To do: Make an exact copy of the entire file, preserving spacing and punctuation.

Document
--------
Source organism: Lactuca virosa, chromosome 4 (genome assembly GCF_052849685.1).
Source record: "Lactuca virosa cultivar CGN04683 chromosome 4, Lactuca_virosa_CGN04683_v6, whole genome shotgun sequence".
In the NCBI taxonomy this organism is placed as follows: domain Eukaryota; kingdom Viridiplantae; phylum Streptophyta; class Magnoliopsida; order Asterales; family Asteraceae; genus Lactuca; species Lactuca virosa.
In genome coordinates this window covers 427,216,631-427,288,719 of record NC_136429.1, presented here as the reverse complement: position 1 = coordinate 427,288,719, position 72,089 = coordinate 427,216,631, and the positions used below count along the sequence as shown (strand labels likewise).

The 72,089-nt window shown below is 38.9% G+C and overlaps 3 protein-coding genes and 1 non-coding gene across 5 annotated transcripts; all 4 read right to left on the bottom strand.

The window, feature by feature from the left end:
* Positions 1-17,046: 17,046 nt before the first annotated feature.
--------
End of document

Source organism: Lactuca virosa, chromosome 4 (genome assembly GCF_052849685.1).
Source record: "Lactuca virosa cultivar CGN04683 chromosome 4, Lactuca_virosa_CGN04683_v6, whole genome shotgun sequence".
In the NCBI taxonomy this organism is placed as follows: domain Eukaryota; kingdom Viridiplantae; phylum Streptophyta; class Magnoliopsida; order Asterales; family Asteraceae; genus Lactuca; species Lactuca virosa.
In genome coordinates this window covers 427,216,631-427,288,719 of record NC_136429.1, presented here as the reverse complement: position 1 = coordinate 427,288,719, position 72,089 = coordinate 427,216,631, and the positions used below count along the sequence as shown (strand labels likewise).

The 72,089-nt window shown below is 38.9% G+C and overlaps 3 protein-coding genes and 1 non-coding gene across 5 annotated transcripts; all 4 read right to left on the bottom strand.

The window, feature by feature from the left end:
* Positions 1-17,046: 17,046 nt before the first annotated feature.